Monday, February 25, 2013

A casual Oscar night gathering...

My sweet friend, Janice, is having a serious case of Empty Nest Syndrome right now. Her kids have all moved out, her mother-in-law, who lives with her for half the year, has gone back to Florida, and her husband got a job in Pennsylvania, and only gets to come home every other weekend, I believe. Thus, the poor dear is rattling around her big, beautiful house all alone. So when she asked me to come over and watch the Oscars with her and her daughter, how could I refuse? And I'm very glad I didn't, as it was a very cozy vibe (as evidenced in picture, left), enhanced by witty banter, catty criticism, and hearty laughs.

Most importantly, we had a wonderful spread of movie-themed eats. There were rice crackers for Life of Pi and hummus to dip them into and also samosas, hush puppies and crawfish dip for Beasts of the Southern Wild, gingerbread (reported to be Lincoln's favorite dessert), Canadian maple cookies for Argo, white coconut cake for Django Unchained, spanakopita (vaguely Middle Eastern tie-in) for Zero Dark Thirty, French bread for Les Miz and baked Brie and macarons for Amour, and even some cookies called Sarah Bernhardts, named after the famous French stage and film actress.

As for my contributions, you have to know that I made "crabby snacks and homemades!" Well, I did make crabby snacks, and I also made braciole (as the mother did every Sunday in Silver Linings Playbook), but my "homemades" were Reame's Noodles. Ha ha. OH! I need to share an anecdote here, if I may. Recently, I noticed that I had had some spikes in page views on this blog, so I went to my statistics program to see where the hits came from. Most of them seemed to be coming from Huffington Post, which was confusing to me. So I clicked on the link and found THIS:

A shout-out from HuffPo! I'm FAMOUS! Can my cookbook deal and Food Network show be far behind? Tee hee. Ok, ok. I'll try to get my over-inflated ego under control and just share how I made the braciole. This is a great weekend project, as I used my slow cooker in a two-day process. Don't freak out! It's mostly passive time, and the flavorful results are worth the wait. Start on Saturday night for a great slow-cooked meal on Sunday, preferably while watching the Eagles game or the Oscars.

Crock Pot Braciole

For the sauce:
2 tablespoons olive oil
2 tablespoons butter
2 medium onions, chopped
6 cloves garlic, minced
3/4 cup roasted red peppers, chopped
1 tablespoon dried Italian herbs
1 teaspoon dried oregano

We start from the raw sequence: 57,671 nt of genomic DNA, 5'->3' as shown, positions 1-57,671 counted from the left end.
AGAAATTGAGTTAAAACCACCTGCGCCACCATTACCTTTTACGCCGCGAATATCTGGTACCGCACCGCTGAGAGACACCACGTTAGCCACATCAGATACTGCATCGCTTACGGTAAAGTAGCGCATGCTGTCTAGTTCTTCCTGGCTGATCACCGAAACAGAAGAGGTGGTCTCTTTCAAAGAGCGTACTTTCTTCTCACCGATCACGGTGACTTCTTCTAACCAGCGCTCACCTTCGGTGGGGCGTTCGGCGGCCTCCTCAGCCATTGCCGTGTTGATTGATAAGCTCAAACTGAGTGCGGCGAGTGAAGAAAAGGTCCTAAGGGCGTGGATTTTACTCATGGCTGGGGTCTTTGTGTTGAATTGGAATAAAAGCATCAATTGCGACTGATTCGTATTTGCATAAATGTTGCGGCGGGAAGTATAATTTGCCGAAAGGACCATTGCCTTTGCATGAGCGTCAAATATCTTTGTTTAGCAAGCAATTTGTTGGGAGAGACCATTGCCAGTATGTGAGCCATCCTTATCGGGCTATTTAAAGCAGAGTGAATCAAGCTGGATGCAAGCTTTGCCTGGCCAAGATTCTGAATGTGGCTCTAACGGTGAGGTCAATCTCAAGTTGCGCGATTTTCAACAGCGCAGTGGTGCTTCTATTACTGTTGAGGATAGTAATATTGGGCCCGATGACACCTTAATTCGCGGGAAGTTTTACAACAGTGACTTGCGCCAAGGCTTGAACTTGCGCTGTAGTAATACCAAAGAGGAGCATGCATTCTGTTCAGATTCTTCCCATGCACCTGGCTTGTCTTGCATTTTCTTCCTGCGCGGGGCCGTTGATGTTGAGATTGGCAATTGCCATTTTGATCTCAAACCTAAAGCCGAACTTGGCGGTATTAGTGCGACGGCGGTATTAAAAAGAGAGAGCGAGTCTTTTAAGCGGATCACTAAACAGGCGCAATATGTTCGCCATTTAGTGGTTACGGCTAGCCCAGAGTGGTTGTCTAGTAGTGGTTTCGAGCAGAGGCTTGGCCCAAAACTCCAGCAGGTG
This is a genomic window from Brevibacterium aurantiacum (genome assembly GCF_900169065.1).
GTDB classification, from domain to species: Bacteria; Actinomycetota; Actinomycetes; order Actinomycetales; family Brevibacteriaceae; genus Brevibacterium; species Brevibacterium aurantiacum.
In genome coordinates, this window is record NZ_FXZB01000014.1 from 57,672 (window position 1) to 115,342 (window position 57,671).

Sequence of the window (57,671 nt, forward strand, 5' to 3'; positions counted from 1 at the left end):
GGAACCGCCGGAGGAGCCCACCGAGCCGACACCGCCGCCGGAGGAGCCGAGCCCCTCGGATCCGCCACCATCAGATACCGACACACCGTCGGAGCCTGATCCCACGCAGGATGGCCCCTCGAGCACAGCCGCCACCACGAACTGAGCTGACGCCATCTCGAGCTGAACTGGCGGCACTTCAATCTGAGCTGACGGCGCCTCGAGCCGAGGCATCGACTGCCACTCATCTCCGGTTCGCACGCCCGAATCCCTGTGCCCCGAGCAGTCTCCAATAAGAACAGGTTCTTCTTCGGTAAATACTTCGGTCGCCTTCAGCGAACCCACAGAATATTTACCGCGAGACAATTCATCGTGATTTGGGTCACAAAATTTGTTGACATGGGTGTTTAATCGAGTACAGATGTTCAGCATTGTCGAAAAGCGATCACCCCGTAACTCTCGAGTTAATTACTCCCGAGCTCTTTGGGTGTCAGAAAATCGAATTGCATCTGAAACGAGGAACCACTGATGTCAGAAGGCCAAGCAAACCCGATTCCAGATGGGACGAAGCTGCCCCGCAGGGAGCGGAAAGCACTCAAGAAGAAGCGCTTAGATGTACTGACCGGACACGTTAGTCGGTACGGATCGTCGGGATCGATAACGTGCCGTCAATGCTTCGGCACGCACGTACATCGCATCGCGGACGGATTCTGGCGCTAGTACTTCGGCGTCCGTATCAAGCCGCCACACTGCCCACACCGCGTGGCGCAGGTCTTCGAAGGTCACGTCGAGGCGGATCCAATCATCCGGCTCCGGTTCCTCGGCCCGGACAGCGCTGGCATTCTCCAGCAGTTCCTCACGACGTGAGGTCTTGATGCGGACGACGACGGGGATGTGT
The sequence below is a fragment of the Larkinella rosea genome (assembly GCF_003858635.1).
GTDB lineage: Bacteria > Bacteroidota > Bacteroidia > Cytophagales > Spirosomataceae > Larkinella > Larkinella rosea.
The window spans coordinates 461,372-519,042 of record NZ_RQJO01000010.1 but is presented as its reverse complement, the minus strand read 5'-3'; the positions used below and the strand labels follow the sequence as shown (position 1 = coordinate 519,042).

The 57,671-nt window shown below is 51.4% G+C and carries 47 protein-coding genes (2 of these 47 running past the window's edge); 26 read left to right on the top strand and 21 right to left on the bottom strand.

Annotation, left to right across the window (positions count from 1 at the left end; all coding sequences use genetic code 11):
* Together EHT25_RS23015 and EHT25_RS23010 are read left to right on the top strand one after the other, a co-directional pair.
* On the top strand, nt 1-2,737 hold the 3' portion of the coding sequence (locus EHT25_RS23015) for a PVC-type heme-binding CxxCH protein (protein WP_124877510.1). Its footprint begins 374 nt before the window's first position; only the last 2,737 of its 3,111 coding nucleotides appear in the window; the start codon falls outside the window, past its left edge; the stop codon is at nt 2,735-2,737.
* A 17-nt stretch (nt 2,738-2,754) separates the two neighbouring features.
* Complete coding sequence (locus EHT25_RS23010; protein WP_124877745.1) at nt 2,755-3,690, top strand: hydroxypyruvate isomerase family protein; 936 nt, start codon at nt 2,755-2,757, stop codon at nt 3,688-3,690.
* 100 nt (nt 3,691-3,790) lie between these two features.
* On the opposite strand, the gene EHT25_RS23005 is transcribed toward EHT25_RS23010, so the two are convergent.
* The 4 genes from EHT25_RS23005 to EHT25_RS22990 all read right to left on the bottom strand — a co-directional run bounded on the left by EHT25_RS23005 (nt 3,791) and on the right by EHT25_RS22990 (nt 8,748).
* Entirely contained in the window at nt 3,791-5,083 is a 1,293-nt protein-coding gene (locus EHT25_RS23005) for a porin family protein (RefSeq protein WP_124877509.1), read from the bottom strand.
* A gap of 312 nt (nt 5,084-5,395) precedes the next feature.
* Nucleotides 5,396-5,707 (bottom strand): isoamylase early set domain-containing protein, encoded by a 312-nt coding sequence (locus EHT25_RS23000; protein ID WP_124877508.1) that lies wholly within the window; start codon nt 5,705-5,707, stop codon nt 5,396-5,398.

1 teaspoon dried basil
1 large bay leaf
pinch of red pepper flakes
1/2 cup red wine
1 tablespoon balsamic vinegar
2 - 28 oz. cans crushed tomatoes (with basil)
1 teaspoon salt, or to taste
1/2 teaspoon black pepper
1 tablespoon sugar, optional

For the braciole:
1 small onion plus 1 large shallot, roughly chopped
4 cloves garlic
3/4 cup Italian bread crumbs
1/2 cup grated Parmesan, plus extra for garnish
1/2 cup shredded mozzarella (or Fontina)
2 tablespoons olive oil
2 eggs
half a bunch of Italian parsley (mostly leaves)
1/4 teaspoon black pepper
4 tablespoons olive oil, divided
16 oz. sliced Baby Bella mushrooms
In a large skillet, heat the olive oil and butter, and then saute the onions until tender. Add the garlic, red peppers, and dried herbs and pepper flakes and cook for a few minutes more. Pour in the red wine and balsamic vinegar, and cook for a few more minutes until the wine is reduced. Place this mixture into the crock pot and stir in the canned tomatoes, salt, pepper, and sugar (if using). Cook the sauce on low overnight or on high for about four hours.
When the sauce is close to the end of its cooking time, prepare the braciole filling. In a food processor, mix the onion, shallot, garlic, bread crumbs, Parmesan, mozzarella, two tablespoons of olive oil, eggs, parsley, and black pepper until almost smooth. Spread about one tablespoon of the filling in each piece of meat (leaving some space around the edges) and roll up from the longest side. Tie in several places with kitchen twine. In a large skillet, heat two tablespoons of olive oil and brown the braciole on all sides.
Remove the bay leaf, then submerge all of the browned braciole in the prepared sauce in the crock pot. Add another couple of tablespoons of olive oil (if needed) to the skillet, and saute the mushrooms until tender. Place the mushrooms on top of everything in the crock pot, and cook on low for six to eight hours (or high for three to four hours) until the meat is tender. Remember to remove the strings before serving over noodles. (You can make "homemades," but I prefer Reame's Frozen Noodles.) Garnish with a sprinkling of Parmesan cheese.

Monday, February 18, 2013

Lasagna Fit for Cattle Ranchers, or Never Too Much Meat!

So...I was watching The Pioneer Woman on Food Network on Saturday morning, as is my way, and she made a fabulous-looking lasagna. Now, I already had a plan to make posole yesterday, but I figured I could assemble the lasagna, pop it in the fridge, and then my roomie could just bake it off for dinner tonight. I love it when I'm proactive with my cooking! YAY, me!